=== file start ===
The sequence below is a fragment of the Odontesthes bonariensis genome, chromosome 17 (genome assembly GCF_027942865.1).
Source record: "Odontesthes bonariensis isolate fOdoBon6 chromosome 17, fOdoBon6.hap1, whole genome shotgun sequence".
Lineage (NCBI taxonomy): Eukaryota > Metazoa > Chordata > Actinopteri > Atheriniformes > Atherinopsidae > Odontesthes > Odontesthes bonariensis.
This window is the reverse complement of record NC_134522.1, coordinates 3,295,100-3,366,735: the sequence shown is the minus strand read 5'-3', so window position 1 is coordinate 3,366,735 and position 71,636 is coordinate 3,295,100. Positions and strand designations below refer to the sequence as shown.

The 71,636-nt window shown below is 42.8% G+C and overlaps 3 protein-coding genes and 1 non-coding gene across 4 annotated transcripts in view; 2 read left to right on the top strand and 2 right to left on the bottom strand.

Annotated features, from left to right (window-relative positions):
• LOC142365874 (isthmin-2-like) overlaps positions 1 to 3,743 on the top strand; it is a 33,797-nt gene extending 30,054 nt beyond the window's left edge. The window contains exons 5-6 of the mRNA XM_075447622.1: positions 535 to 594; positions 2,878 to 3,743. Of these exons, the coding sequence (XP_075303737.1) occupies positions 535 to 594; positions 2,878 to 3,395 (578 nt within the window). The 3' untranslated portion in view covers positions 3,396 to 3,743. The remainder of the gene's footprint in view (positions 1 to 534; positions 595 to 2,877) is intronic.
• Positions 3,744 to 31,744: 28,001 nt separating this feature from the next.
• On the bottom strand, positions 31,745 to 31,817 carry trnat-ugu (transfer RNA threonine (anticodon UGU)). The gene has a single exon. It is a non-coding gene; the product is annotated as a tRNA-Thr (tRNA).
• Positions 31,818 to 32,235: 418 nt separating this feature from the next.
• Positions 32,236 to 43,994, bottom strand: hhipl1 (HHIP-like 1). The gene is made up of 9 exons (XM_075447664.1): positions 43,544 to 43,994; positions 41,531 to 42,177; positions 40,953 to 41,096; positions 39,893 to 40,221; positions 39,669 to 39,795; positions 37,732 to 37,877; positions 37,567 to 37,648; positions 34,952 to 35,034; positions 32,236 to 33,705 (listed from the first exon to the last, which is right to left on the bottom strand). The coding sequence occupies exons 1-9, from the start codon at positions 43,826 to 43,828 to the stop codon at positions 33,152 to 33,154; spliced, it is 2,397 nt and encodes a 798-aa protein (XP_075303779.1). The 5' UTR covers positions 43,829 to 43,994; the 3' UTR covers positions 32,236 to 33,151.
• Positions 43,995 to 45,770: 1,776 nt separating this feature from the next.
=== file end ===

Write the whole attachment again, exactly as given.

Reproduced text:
The sequence below is a fragment of the Odontesthes bonariensis genome, chromosome 17 (genome assembly GCF_027942865.1).
Source record: "Odontesthes bonariensis isolate fOdoBon6 chromosome 17, fOdoBon6.hap1, whole genome shotgun sequence".
Lineage (NCBI taxonomy): Eukaryota > Metazoa > Chordata > Actinopteri > Atheriniformes > Atherinopsidae > Odontesthes > Odontesthes bonariensis.
This window is the reverse complement of record NC_134522.1, coordinates 3,295,100-3,366,735: the sequence shown is the minus strand read 5'-3', so window position 1 is coordinate 3,366,735 and position 71,636 is coordinate 3,295,100. Positions and strand designations below refer to the sequence as shown.

The 71,636-nt window shown below is 42.8% G+C and overlaps 3 protein-coding genes and 1 non-coding gene across 4 annotated transcripts in view; 2 read left to right on the top strand and 2 right to left on the bottom strand.

Annotated features, from left to right (window-relative positions):
• LOC142365874 (isthmin-2-like) overlaps positions 1 to 3,743 on the top strand; it is a 33,797-nt gene extending 30,054 nt beyond the window's left edge. The window contains exons 5-6 of the mRNA XM_075447622.1: positions 535 to 594; positions 2,878 to 3,743. Of these exons, the coding sequence (XP_075303737.1) occupies positions 535 to 594; positions 2,878 to 3,395 (578 nt within the window). The 3' untranslated portion in view covers positions 3,396 to 3,743. The remainder of the gene's footprint in view (positions 1 to 534; positions 595 to 2,877) is intronic.
• Positions 3,744 to 31,744: 28,001 nt separating this feature from the next.
• On the bottom strand, positions 31,745 to 31,817 carry trnat-ugu (transfer RNA threonine (anticodon UGU)). The gene has a single exon. It is a non-coding gene; the product is annotated as a tRNA-Thr (tRNA).
• Positions 31,818 to 32,235: 418 nt separating this feature from the next.
• Positions 32,236 to 43,994, bottom strand: hhipl1 (HHIP-like 1). The gene is made up of 9 exons (XM_075447664.1): positions 43,544 to 43,994; positions 41,531 to 42,177; positions 40,953 to 41,096; positions 39,893 to 40,221; positions 39,669 to 39,795; positions 37,732 to 37,877; positions 37,567 to 37,648; positions 34,952 to 35,034; positions 32,236 to 33,705 (listed from the first exon to the last, which is right to left on the bottom strand). The coding sequence occupies exons 1-9, from the start codon at positions 43,826 to 43,828 to the stop codon at positions 33,152 to 33,154; spliced, it is 2,397 nt and encodes a 798-aa protein (XP_075303779.1). The 5' UTR covers positions 43,829 to 43,994; the 3' UTR covers positions 32,236 to 33,151.
• Positions 43,995 to 45,770: 1,776 nt separating this feature from the next.